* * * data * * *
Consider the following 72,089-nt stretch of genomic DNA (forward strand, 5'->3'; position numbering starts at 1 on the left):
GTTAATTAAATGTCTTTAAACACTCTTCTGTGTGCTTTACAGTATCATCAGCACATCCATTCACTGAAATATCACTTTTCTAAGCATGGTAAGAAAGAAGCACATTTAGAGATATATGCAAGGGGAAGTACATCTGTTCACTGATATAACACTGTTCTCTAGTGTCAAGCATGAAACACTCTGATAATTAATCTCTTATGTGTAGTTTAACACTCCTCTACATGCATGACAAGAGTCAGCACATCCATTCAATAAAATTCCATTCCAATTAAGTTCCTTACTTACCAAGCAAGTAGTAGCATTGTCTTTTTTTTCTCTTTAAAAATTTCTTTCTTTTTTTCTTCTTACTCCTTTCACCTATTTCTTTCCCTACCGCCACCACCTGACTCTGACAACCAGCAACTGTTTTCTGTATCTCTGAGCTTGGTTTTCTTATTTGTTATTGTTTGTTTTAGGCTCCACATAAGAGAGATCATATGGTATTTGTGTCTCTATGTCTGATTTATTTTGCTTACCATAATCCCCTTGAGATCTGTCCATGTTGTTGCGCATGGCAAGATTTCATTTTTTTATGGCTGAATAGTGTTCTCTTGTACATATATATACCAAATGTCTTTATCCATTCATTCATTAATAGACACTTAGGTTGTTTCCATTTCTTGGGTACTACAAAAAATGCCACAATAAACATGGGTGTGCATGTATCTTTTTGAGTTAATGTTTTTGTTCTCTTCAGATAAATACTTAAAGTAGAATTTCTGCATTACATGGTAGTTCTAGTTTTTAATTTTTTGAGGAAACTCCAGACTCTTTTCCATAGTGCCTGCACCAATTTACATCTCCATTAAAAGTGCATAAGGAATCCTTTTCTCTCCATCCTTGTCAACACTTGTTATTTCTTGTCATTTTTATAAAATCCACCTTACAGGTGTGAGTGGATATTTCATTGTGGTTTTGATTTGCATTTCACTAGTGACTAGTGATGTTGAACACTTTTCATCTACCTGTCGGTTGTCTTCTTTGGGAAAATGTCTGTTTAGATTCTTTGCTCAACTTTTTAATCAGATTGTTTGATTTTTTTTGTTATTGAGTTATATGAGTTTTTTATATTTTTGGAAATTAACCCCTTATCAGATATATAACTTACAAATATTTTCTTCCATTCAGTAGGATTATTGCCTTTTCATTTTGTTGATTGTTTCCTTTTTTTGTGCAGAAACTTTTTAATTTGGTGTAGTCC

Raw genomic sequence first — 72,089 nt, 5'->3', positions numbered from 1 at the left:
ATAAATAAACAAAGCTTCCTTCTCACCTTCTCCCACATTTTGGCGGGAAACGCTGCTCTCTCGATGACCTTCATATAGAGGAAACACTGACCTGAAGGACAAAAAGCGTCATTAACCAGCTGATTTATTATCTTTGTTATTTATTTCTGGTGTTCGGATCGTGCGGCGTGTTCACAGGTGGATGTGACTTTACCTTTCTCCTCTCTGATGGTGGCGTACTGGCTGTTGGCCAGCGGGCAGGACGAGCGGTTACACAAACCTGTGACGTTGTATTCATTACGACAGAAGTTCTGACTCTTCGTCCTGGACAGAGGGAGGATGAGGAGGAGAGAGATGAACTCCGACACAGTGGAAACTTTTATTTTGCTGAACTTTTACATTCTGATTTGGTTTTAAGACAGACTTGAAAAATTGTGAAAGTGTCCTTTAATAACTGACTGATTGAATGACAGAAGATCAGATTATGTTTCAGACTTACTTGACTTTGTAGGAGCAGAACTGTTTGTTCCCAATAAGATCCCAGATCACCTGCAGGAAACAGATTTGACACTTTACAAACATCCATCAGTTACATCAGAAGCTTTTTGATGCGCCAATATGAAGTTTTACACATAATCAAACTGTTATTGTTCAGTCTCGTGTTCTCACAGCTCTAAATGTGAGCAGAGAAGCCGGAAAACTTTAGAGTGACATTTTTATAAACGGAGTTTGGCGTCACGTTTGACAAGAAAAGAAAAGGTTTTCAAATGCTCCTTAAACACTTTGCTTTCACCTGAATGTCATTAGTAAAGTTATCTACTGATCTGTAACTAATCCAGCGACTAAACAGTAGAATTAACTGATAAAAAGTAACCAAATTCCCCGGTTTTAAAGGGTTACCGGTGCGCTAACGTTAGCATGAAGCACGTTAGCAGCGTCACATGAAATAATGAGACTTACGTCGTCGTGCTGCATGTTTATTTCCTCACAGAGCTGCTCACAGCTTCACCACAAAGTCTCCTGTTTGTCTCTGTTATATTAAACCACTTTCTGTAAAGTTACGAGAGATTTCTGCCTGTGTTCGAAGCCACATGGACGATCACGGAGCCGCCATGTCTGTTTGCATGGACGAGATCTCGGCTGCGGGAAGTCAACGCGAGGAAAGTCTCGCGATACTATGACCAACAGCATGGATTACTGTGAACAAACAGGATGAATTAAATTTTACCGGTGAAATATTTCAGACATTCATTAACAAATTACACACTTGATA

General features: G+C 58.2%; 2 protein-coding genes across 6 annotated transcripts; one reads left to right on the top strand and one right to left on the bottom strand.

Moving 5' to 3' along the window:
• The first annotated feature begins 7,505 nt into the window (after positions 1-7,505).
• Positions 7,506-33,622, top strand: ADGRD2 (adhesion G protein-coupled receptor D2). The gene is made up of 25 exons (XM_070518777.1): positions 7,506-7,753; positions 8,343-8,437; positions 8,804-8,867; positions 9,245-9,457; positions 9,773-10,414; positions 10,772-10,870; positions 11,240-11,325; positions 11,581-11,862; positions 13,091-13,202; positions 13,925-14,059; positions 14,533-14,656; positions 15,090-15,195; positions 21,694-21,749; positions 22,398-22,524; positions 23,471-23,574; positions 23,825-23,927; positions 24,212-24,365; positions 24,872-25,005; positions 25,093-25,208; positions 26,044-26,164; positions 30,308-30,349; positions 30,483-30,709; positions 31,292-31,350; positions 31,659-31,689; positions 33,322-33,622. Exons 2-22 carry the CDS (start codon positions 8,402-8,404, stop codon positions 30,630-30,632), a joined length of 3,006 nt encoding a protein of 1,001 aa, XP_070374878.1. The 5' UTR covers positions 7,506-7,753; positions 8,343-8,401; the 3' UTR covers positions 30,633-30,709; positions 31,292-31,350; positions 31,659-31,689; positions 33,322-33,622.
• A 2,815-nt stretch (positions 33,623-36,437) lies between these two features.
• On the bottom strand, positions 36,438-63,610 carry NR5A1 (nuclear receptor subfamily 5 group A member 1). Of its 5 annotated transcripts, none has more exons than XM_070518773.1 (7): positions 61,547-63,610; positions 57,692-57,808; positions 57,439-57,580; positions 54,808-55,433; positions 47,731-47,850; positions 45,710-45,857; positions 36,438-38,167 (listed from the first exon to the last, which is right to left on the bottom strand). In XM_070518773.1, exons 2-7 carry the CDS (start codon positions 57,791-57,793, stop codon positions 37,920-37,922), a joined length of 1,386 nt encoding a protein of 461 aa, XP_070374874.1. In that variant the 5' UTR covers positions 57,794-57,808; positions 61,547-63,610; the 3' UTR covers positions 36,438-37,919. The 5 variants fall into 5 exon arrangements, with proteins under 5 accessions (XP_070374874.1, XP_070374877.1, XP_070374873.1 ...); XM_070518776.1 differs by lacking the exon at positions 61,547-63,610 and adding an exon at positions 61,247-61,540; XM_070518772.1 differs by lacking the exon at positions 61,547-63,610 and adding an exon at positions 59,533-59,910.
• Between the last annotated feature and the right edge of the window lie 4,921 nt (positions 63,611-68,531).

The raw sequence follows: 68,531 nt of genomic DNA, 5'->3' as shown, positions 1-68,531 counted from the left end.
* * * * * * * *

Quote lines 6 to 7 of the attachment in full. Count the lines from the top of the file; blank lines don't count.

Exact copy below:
Moving 5' to 3' along the window:
• The first annotated feature begins 7,505 nt into the window (after positions 1-7,505).